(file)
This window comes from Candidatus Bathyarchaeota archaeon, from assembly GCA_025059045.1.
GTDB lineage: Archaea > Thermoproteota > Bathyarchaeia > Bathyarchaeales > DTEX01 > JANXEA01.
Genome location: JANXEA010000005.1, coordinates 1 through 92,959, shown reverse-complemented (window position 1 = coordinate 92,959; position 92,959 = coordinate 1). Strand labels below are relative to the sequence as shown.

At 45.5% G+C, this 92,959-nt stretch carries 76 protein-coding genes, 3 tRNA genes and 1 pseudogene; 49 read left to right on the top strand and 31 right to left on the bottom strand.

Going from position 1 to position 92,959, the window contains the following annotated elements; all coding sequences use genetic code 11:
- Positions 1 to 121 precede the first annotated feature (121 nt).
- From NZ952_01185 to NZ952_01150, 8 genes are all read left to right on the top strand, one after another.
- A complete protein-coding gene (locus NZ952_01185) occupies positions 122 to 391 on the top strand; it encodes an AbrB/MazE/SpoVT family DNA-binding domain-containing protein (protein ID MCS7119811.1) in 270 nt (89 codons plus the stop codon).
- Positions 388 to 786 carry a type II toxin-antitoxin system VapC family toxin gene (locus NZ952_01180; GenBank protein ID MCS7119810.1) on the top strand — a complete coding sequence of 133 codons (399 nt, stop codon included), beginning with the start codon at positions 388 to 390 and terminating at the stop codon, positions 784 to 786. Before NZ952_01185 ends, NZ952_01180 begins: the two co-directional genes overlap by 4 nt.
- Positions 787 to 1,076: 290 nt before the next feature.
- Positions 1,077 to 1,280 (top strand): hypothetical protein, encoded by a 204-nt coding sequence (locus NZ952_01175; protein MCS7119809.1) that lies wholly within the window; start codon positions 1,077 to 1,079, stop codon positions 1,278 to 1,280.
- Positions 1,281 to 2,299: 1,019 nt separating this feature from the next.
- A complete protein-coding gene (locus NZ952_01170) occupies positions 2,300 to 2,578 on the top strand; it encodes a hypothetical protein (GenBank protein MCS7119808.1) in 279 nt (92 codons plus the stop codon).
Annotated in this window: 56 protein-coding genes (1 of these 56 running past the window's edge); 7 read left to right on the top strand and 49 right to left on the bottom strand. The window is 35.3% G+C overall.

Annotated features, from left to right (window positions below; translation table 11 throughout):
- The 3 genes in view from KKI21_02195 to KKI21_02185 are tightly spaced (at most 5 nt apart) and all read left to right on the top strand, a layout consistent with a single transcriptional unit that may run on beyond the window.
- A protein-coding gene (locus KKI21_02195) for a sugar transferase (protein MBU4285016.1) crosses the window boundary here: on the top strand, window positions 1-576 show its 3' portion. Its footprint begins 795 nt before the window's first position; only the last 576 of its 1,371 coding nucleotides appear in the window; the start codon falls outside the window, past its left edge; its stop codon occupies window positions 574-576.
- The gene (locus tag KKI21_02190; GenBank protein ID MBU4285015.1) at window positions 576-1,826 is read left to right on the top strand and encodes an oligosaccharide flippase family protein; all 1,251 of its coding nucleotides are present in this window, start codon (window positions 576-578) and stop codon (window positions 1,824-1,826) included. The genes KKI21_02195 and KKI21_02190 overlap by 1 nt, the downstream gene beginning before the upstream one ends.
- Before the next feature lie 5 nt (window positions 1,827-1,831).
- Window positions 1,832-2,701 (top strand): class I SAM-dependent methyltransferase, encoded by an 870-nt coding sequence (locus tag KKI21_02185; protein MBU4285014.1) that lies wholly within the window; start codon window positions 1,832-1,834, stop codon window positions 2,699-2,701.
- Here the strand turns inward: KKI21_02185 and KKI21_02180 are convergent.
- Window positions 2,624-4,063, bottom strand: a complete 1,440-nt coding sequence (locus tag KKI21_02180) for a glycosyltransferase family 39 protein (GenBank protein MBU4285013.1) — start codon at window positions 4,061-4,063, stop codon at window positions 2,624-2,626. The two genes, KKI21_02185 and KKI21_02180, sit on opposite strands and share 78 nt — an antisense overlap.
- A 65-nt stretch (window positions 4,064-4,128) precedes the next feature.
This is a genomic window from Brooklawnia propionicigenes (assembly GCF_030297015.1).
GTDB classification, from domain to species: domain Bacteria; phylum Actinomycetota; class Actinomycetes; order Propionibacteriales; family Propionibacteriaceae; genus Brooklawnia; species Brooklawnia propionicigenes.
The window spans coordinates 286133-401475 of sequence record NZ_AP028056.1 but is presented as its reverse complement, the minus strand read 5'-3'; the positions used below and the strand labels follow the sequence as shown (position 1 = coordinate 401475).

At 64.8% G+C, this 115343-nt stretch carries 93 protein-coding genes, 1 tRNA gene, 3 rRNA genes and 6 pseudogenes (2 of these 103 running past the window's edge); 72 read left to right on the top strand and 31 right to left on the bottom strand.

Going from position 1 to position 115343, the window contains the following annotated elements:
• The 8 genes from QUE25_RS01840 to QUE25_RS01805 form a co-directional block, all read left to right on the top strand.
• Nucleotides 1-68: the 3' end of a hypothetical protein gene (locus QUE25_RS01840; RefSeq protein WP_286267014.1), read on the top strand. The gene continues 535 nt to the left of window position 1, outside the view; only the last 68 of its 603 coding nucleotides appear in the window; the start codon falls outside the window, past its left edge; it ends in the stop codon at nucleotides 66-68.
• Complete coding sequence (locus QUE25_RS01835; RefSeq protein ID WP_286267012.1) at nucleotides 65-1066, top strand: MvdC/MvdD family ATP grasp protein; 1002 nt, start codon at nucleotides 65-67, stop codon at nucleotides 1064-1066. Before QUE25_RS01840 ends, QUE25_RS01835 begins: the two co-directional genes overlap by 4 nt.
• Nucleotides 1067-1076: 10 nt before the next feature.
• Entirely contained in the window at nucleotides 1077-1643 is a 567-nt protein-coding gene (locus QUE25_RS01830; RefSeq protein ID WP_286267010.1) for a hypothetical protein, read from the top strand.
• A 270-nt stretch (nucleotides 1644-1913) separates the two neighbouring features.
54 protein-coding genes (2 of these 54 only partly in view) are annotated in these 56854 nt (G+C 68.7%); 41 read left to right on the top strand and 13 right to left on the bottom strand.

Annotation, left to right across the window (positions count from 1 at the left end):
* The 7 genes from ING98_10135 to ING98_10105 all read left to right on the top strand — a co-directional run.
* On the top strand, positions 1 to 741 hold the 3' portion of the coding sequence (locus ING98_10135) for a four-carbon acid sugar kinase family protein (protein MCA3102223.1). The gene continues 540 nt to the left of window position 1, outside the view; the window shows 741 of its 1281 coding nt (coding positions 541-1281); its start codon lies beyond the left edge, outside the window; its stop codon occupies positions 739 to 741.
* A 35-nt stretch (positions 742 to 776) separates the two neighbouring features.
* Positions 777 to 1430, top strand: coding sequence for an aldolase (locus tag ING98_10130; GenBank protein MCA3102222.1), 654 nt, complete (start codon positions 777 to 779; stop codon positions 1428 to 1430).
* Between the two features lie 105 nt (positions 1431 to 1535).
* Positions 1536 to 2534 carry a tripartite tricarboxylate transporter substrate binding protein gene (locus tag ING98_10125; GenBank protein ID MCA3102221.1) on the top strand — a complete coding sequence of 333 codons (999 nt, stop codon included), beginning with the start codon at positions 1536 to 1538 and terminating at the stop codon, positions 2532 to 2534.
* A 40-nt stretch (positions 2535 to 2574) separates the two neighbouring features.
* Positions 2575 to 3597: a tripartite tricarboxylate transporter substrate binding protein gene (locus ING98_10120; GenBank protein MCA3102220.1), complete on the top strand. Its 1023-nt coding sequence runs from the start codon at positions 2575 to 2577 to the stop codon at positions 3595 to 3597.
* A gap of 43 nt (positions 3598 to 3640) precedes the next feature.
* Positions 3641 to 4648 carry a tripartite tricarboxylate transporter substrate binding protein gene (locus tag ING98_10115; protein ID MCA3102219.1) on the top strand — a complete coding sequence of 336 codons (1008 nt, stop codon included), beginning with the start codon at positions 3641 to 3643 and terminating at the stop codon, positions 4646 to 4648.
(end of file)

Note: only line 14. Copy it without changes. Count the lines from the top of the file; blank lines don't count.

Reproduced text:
Annotated in this window: 56 protein-coding genes (1 of these 56 running past the window's edge); 7 read left to right on the top strand and 49 right to left on the bottom strand. The window is 35.3% G+C overall.